The Minnesota-born Andrews sisters were the swinging, sassy voice of the home front for Americans during World War II, lifting the nation's spirits with catchy tunes such as "Boogie Woogie Bugle Boy" and "Rum and Coca Cola."

When the war ended in 1945, the Andrews Sisters announced it to 5,000 Pacific-bound GIs during a USO concert in Italy. The troops' commanding officer had interrupted the show, handing the women a note that was read aloud by the youngest, Patty Andrews. "At first there was dead silence," Maxene said. "Then Patty repeated the message. 'This is really true,' she told them. ... Suddenly there was a roar."

Patty Andrews died Wednesday at her longtime home in Northridge, Calif. She was 94. Maxene, the middle sister, died in 1995 and LaVerne, the oldest, in 1967.

The Andrews Sisters began singing professionally in 1932, when Patty was 14, and scored their first major success in 1938 with an English version of the Yiddish song "Bei Mir Bist Du Schoen." The song made them overnight stars.

Known for their close, three-part harmonies, full-throated delivery and humor on stage, they churned out hit after hit, including "Don't Sit Under the Apple Tree," "Beer Barrel Polka," "Hold Tight, Hold Tight," "Rhumboogie," "Shoo-Shoo Baby," "Strip Polka" and "I Can Dream, Can't I?" Two of their biggest wartime singles were "Rum and Coca Cola" and "I'll Be With You in Apple Blossom Time."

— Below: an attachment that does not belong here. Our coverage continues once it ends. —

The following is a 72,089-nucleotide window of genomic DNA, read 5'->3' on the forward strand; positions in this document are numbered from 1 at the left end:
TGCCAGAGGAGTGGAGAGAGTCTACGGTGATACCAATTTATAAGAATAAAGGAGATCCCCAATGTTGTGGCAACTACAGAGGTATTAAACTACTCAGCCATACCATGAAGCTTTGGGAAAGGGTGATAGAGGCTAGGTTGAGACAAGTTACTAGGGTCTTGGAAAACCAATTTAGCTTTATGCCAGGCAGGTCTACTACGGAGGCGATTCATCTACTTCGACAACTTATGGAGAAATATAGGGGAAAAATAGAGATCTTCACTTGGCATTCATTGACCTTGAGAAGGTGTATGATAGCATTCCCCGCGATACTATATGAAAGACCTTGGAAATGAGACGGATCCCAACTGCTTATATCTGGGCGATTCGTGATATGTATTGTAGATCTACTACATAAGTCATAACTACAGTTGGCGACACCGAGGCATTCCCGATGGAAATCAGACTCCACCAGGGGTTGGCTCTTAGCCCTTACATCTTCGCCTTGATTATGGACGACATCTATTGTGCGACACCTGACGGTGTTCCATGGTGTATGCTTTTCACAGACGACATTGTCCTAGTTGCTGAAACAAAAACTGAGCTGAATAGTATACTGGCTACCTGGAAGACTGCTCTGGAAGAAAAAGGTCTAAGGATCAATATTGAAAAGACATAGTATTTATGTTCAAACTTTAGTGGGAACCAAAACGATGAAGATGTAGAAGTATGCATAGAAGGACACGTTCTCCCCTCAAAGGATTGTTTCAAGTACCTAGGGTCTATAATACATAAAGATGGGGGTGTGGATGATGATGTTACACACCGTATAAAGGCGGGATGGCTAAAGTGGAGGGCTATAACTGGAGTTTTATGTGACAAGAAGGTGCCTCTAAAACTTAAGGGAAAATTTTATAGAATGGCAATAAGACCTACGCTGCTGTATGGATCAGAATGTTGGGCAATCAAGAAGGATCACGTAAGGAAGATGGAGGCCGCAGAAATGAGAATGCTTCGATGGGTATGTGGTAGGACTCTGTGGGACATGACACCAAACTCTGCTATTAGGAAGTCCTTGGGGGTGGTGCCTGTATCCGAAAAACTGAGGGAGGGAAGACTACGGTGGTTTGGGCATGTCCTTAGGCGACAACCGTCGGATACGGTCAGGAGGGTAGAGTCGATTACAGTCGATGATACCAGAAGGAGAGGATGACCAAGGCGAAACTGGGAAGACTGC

From 1938 to 1951, they had 19 gold records, dozens of top 10 singles and record sales of nearly 100 million. They performed and recorded with the biggest stars of their day.

In 1973, long after their music had faded from the scene, the Andrews Sisters enjoyed a resurgence with the release of Bette Midler's version of "Boogie Woogie Bugle Boy." The following year, the two surviving Andrews sisters were a hit all over again, starring on Broadway in the nostalgic World War II musical "Over Here."

Patty Andrews was born in Mound in 1918, to Olga Sollie Andrews, a Norwegian-American, and Peter Andrews, a Greek immigrant who came to Minneapolis in 1910, then moved to Mound in 1920 to be near Olga's relatives. Four years later, the family moved back to Minneapolis when Peter opened a restaurant there.

According to a 2002 Star Tribune story, Peter, gruff and ill-tempered, resisted his daughters going into show business, while Olga encouraged them. In the 1930s, as their father's business foundered, the girls dropped out of school and went on the road to help support their family.

They made their way to New York, where Decca Records offered them a contract to make four singles at $50 apiece. One was "Nice Work If You Can Get It," which went nowhere. But on the flip side was "Bei Mir Bist Du Schoen," which launched them into stardom.

The sisters' private relationship was often troubled. Music industry insiders blamed it on a dispute between Maxene and Patty's husband, Walter Weschler, the group's conductor, who died in 2010. The sisters saw each other just twice after 1974 -- after Maxene suffered a heart attack in 1982, and at the 1987 dedication of their star on the Hollywood Walk of Fame. Patty blamed it on Maxene. "Ever since I was born, Maxene has been a problem," she said.

Patty's first marriage, to agent Martin Melcher, ended in divorce in 1950 when he left her for Doris Day. She married Weschler in 1951. She has no immediate survivors.

Staff writer Graydon Royce contributed to this report.